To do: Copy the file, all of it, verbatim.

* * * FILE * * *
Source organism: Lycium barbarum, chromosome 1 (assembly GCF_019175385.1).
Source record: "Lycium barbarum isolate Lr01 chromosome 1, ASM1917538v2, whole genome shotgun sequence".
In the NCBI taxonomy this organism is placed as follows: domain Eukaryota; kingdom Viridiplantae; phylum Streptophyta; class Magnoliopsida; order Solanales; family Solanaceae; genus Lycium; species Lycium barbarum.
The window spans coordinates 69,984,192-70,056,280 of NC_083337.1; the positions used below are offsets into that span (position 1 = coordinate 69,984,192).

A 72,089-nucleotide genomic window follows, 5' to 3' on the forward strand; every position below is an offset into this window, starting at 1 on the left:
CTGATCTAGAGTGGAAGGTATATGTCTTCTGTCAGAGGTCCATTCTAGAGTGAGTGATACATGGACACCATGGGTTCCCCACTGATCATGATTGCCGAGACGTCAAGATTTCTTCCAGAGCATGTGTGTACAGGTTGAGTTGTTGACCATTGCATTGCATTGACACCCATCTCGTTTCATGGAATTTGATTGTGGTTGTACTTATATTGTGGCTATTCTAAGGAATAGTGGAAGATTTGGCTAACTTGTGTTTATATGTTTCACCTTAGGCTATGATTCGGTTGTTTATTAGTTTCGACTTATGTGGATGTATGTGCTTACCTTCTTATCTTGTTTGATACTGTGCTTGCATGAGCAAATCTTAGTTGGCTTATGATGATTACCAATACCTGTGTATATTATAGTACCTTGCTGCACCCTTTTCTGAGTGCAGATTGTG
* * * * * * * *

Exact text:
Source organism: Lycium barbarum, chromosome 1 (assembly GCF_019175385.1).
Source record: "Lycium barbarum isolate Lr01 chromosome 1, ASM1917538v2, whole genome shotgun sequence".
In the NCBI taxonomy this organism is placed as follows: domain Eukaryota; kingdom Viridiplantae; phylum Streptophyta; class Magnoliopsida; order Solanales; family Solanaceae; genus Lycium; species Lycium barbarum.
The window spans coordinates 69,984,192-70,056,280 of NC_083337.1; the positions used below are offsets into that span (position 1 = coordinate 69,984,192).

A 72,089-nucleotide genomic window follows, 5' to 3' on the forward strand; every position below is an offset into this window, starting at 1 on the left:
CTGATCTAGAGTGGAAGGTATATGTCTTCTGTCAGAGGTCCATTCTAGAGTGAGTGATACATGGACACCATGGGTTCCCCACTGATCATGATTGCCGAGACGTCAAGATTTCTTCCAGAGCATGTGTGTACAGGTTGAGTTGTTGACCATTGCATTGCATTGACACCCATCTCGTTTCATGGAATTTGATTGTGGTTGTACTTATATTGTGGCTATTCTAAGGAATAGTGGAAGATTTGGCTAACTTGTGTTTATATGTTTCACCTTAGGCTATGATTCGGTTGTTTATTAGTTTCGACTTATGTGGATGTATGTGCTTACCTTCTTATCTTGTTTGATACTGTGCTTGCATGAGCAAATCTTAGTTGGCTTATGATGATTACCAATACCTGTGTATATTATAGTACCTTGCTGCACCCTTTTCTGAGTGCAGATTGTG